There are objects relating to Mars, Mercury, Venus, and Jupiter, but Earth’s moon is the centerpiece of this show. Some of the items predate the space age. One particularly lovely object is a photograph made up of four large-format quadrants of the moon, taken in 1899, and probably created for the 1900 Paris Exposition. The photogravures, by Pierre Henri Puiseux and Maurice Loewy, were taken at the Paris Observatory. “It was only with NASA’s Lunar Orbiters in the 1960s,” reads the collection note, “that images substantially better than those of Loewy and Puiseux were obtained.” The plates are from Puiseux and Loewy’s Atlas photographique de la lune. The two men were able to photograph the moon only during perfect weather, the catalog notes, which meant just 50 or 60 nights each year—explaining why the Atlas took 14 years to complete. These may be the first oversize plates from the Atlas to come up for auction, and are expected to bring $12,000 to $18,000.
British pastel portraitist John Russell (the appointed painter to the King and the Prince of Wales) was so fascinated with the moon that he created a lunar globe in 1797, which he called a Selenographia. Russell spent many years drawing and observing the moon; his globe even accounts for lunar motion, or libration. No more than 11 Selenographias are believed to exist; six are in public collections. This example, lot number 23, is expected to fetch between $200,000 to $300,000.
October 31, 2012
As we celebrate all things weird and wonderful on Halloween, let’s take a look at some of the stranger objects donated to the Smithsonian over the years. The photograph above shows two model airplanes designed and built by Frank Ehling in the 1970s. Take a closer look — the models are powered by flies. As Kathy Hanser wrote for the National Air and Space Museum’s blog in 2009, “The one-fly design [on the right] has a wingspan of two inches, and the two-fly version, which features a delta-wing design, is four inches wide.” Ehling’s 2001 obituary in the Washington Post, writes Hanser, described the designer’s fly-harnessing method: “…Ehling honed an effective technique involving cupping a fly with his hands and then hurling it to the ground to knock it unconscious. He would then dab glue on its rear end, carefully avoiding its delicate wings, and attach the fly to the plane.”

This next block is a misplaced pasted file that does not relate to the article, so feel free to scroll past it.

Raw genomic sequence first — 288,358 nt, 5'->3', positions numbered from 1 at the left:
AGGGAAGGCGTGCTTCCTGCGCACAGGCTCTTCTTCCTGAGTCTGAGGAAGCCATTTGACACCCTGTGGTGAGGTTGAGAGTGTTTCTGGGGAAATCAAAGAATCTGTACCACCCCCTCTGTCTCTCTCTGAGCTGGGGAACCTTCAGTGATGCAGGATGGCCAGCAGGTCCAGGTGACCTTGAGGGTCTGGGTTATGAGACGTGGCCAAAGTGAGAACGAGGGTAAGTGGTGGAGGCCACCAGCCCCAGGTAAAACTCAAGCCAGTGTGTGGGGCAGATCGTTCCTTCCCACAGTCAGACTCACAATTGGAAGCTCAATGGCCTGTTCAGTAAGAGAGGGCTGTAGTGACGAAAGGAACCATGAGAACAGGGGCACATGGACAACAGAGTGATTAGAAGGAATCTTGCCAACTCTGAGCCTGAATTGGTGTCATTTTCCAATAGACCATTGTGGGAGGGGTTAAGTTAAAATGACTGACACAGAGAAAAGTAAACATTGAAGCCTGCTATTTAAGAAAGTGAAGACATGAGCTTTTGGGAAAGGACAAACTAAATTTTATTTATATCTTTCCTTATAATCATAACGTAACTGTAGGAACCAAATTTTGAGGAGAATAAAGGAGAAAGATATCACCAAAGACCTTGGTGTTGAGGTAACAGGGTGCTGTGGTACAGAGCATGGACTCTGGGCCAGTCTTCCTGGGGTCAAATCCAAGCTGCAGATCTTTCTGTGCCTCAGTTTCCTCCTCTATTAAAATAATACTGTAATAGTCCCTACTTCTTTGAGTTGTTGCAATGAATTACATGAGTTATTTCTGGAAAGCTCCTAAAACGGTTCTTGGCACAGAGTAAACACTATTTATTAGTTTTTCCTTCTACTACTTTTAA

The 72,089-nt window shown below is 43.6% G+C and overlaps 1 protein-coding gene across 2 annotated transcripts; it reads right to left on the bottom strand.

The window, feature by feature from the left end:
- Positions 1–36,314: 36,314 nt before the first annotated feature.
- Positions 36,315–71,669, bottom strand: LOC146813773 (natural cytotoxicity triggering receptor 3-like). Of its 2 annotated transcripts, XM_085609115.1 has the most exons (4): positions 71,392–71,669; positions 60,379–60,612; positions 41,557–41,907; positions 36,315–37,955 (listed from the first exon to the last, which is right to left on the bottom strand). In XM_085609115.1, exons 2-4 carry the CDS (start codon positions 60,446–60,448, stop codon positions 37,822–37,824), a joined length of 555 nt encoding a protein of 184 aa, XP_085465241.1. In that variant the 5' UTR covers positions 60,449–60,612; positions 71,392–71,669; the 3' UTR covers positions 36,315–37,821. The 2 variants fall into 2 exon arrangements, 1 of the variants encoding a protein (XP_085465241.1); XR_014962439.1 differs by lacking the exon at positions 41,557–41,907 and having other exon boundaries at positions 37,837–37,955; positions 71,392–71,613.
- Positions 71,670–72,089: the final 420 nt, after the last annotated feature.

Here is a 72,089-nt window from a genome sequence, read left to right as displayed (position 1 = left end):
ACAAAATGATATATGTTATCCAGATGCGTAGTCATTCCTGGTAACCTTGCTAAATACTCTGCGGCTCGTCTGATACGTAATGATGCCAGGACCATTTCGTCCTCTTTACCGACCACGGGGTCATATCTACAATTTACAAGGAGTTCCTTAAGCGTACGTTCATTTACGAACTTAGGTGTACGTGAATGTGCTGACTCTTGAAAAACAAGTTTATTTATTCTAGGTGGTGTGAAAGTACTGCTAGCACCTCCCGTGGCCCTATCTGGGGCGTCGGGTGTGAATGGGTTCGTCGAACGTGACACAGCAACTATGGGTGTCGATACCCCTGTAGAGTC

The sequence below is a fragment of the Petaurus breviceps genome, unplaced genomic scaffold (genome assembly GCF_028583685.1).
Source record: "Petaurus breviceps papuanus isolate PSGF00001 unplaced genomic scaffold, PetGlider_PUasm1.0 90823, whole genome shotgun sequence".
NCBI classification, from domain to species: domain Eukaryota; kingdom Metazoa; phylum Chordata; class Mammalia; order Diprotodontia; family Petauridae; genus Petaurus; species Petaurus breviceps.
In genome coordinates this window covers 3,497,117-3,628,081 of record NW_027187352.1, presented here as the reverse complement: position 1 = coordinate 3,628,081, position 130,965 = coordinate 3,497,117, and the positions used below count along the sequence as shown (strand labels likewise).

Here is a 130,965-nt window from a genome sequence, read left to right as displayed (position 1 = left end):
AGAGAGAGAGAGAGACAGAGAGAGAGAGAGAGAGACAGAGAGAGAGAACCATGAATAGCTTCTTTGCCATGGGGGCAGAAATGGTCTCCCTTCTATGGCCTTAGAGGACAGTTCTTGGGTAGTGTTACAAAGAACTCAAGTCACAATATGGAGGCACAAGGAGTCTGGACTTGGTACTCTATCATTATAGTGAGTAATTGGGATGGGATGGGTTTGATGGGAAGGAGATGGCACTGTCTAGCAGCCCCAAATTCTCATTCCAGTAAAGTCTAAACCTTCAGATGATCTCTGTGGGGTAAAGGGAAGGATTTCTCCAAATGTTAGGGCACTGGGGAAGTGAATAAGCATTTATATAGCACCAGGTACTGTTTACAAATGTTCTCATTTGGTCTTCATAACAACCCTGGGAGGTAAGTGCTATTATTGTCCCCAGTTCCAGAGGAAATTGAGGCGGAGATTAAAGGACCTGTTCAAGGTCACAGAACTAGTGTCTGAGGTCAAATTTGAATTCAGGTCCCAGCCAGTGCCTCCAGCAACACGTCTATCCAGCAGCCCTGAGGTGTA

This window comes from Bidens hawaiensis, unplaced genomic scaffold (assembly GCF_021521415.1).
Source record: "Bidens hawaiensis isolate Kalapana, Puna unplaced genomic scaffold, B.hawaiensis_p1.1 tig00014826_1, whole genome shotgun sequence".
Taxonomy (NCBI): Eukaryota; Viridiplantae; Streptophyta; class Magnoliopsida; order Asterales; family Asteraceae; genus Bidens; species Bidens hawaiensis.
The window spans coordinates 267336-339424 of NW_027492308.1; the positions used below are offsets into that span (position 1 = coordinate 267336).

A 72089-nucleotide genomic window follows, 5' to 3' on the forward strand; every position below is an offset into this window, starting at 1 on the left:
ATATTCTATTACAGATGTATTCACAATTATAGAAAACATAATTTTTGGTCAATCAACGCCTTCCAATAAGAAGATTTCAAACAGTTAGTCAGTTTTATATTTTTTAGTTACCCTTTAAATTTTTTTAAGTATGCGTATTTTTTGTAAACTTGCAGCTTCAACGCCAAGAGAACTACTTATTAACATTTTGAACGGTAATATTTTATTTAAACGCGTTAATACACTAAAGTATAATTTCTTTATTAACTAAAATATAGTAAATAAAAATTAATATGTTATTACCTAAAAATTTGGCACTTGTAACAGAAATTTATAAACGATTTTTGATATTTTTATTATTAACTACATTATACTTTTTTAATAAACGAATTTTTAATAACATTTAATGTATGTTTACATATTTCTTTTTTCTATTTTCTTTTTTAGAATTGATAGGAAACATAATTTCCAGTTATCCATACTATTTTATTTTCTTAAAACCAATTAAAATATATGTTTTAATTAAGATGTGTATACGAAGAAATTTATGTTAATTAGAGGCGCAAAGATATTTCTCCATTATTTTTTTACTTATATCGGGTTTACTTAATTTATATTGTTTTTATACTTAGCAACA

The strange device on the right, known as an Armbrust Cup, traveled around the globe with Charles and Anne Lindbergh in the 1930s. The cup, writes Museum education specialist Tim Grove, “converts condensation from breath into drinking water—for use in emergency landings at sea. Since weight restrictions were an ever-present challenge, the Lindberghs could take only a limited supply of water. Lindbergh had read about this new invention before his solo flight across the Atlantic and took one along.”
The Armbrust Cup was originally donated to the American Museum of Natural History in New York, but was eventually sent to the United States Air Force Museum. In 1959 the cup was transferred to the Smithsonian Institution’s Air Museum. It’s currently on display in the Boeing Aviation Hangar at the Steven F. Udvar-Hazy Center.
Our final item is this somewhat creepy-looking android. It was built around 1962 at the Illinois Institute of Technology, writes Paul Ceruzzi, the Museum’s Chair of the Division of Space History, to test space suits for NASA. “It was intended to be installed in a prototype suit (on Earth), and its limbs would be set in motion that closely resembled what a human suit wearer would do. Strain gauges would tell how much force was required to move in a suit, and therefore how much effort an astronaut needed to wear the suit. It was never intended to fly in space, and could not operate without a control console connected to it.”
The designers managed to have a bit of fun with the android. “As a dramatic demonstration of its capabilities,” Ceruzzi writes, “its designers got it to dance ‘the Twist,’ and to mimic the pelvic gyrations of Elvis Presley.”
The android was donated to the Museum in 1986 by Larry Graham, and is on (static; no dancing) display at the Udvar-Hazy Center.
July 31, 2012
Conversation overheard this morning between astronaut Suni Williams, onboard the International Space Station, and NASA’s payload science center in Huntsville, Alabama:
Huntsville: We did see [on video] Nefertiti eating a fly.
Williams: Did she jump to get it? How did she get it?
Huntsville: She did jump, she’s adapting well.
Williams: Pretty awesome!
This is exciting news, presumably, to 19-year-old Amr Mohamad of Alexandria, Egypt, whose investigation of the weightless eating habits of two jumping spiders* named Nefertiti and Cleopatra was one of three winners of the global YouTube Space Lab competition for high-school students. Mohamed’s experiment arrived on the station just a few days ago on a Japanese cargo ship, and here the spiders are already munching away on fruitflies.
Mohamed thought Nefertiti and Cleopatra, who jump on their prey rather than trap them, would find zero-g hunting to be more of a challenge. Here’s his experiment proposal:
*Note: An earlier version of this post misidentified both spiders as zebra spiders. Nefertiti is a redback jumping spider.
June 22, 2012
A team of student engineers from the University of Maryland are attempting to keep their pedal-powered helicopter, Gamera II, off the ground for at least 60 seconds — which would set a new world record.
Here’s video of a (40-second) flight earlier this week.